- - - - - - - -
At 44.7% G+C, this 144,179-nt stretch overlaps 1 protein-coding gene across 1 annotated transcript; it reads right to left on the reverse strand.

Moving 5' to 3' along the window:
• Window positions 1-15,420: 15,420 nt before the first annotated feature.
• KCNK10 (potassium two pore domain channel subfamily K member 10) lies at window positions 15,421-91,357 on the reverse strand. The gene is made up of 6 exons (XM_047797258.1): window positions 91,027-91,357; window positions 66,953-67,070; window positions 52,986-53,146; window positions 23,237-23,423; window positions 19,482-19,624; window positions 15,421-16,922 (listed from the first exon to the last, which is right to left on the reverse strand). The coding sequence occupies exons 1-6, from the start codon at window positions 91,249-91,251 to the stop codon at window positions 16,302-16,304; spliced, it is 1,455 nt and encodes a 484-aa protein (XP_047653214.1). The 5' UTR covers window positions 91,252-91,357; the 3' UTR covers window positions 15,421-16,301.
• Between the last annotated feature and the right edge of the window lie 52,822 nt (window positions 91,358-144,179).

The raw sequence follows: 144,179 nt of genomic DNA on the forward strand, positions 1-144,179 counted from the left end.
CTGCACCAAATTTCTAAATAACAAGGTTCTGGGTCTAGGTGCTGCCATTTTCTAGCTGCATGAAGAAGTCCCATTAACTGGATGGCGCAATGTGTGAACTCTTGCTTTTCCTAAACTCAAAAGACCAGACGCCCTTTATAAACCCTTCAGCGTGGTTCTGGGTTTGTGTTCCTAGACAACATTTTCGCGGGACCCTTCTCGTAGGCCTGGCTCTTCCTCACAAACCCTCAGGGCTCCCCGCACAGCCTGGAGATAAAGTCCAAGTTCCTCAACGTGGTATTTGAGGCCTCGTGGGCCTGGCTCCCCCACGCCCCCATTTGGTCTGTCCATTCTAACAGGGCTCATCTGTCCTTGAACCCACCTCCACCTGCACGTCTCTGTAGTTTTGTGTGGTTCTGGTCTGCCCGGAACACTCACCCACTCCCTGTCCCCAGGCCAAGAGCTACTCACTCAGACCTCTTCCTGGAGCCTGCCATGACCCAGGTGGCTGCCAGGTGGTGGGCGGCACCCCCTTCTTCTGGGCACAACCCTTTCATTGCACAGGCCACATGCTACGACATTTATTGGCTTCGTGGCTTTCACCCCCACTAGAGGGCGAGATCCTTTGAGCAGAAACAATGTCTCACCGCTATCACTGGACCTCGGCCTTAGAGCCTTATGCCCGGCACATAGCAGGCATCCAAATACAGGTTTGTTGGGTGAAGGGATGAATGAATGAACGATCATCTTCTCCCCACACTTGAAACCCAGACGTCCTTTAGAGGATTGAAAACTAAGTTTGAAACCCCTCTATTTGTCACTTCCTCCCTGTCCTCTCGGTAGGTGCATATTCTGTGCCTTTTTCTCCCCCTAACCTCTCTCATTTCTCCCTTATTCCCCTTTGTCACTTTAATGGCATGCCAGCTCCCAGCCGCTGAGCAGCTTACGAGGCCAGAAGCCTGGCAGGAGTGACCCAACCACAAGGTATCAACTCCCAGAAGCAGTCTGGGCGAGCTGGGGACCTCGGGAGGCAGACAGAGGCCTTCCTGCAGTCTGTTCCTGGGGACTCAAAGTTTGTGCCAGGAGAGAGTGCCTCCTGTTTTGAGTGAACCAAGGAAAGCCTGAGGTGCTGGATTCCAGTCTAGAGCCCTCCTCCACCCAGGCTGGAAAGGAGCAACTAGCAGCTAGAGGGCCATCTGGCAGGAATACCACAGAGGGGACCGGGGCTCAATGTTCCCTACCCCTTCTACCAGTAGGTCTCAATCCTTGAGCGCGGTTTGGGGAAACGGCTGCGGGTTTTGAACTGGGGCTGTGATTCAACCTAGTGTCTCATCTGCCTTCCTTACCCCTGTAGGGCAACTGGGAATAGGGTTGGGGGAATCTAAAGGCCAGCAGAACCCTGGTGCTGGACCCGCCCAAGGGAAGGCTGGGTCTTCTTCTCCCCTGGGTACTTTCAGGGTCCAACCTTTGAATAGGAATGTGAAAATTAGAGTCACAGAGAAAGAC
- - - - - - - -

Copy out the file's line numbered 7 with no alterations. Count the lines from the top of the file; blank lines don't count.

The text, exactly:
CTGCACCAAATTTCTAAATAACAAGGTTCTGGGTCTAGGTGCTGCCATTTTCTAGCTGCATGAAGAAGTCCCATTAACTGGATGGCGCAATGTGTGAACTCTTGCTTTTCCTAAACTCAAAAGACCAGACGCCCTTTATAAACCCTTCAGCGTGGTTCTGGGTTTGTGTTCCTAGACAACATTTTCGCGGGACCCTTCTCGTAGGCCTGGCTCTTCCTCACAAACCCTCAGGGCTCCCCGCACAGCCTGGAGATAAAGTCCAAGTTCCTCAACGTGGTATTTGAGGCCTCGTGGGCCTGGCTCCCCCACGCCCCCATTTGGTCTGTCCATTCTAACAGGGCTCATCTGTCCTTGAACCCACCTCCACCTGCACGTCTCTGTAGTTTTGTGTGGTTCTGGTCTGCCCGGAACACTCACCCACTCCCTGTCCCCAGGCCAAGAGCTACTCACTCAGACCTCTTCCTGGAGCCTGCCATGACCCAGGTGGCTGCCAGGTGGTGGGCGGCACCCCCTTCTTCTGGGCACAACCCTTTCATTGCACAGGCCACATGCTACGACATTTATTGGCTTCGTGGCTTTCACCCCCACTAGAGGGCGAGATCCTTTGAGCAGAAACAATGTCTCACCGCTATCACTGGACCTCGGCCTTAGAGCCTTATGCCCGGCACATAGCAGGCATCCAAATACAGGTTTGTTGGGTGAAGGGATGAATGAATGAACGATCATCTTCTCCCCACACTTGAAACCCAGACGTCCTTTAGAGGATTGAAAACTAAGTTTGAAACCCCTCTATTTGTCACTTCCTCCCTGTCCTCTCGGTAGGTGCATATTCTGTGCCTTTTTCTCCCCCTAACCTCTCTCATTTCTCCCTTATTCCCCTTTGTCACTTTAATGGCATGCCAGCTCCCAGCCGCTGAGCAGCTTACGAGGCCAGAAGCCTGGCAGGAGTGACCCAACCACAAGGTATCAACTCCCAGAAGCAGTCTGGGCGAGCTGGGGACCTCGGGAGGCAGACAGAGGCCTTCCTGCAGTCTGTTCCTGGGGACTCAAAGTTTGTGCCAGGAGAGAGTGCCTCCTGTTTTGAGTGAACCAAGGAAAGCCTGAGGTGCTGGATTCCAGTCTAGAGCCCTCCTCCACCCAGGCTGGAAAGGAGCAACTAGCAGCTAGAGGGCCATCTGGCAGGAATACCACAGAGGGGACCGGGGCTCAATGTTCCCTACCCCTTCTACCAGTAGGTCTCAATCCTTGAGCGCGGTTTGGGGAAACGGCTGCGGGTTTTGAACTGGGGCTGTGATTCAACCTAGTGTCTCATCTGCCTTCCTTACCCCTGTAGGGCAACTGGGAATAGGGTTGGGGGAATCTAAAGGCCAGCAGAACCCTGGTGCTGGACCCGCCCAAGGGAAGGCTGGGTCTTCTTCTCCCCTGGGTACTTTCAGGGTCCAACCTTTGAATAGGAATGTGAAAATTAGAGTCACAGAGAAAGAC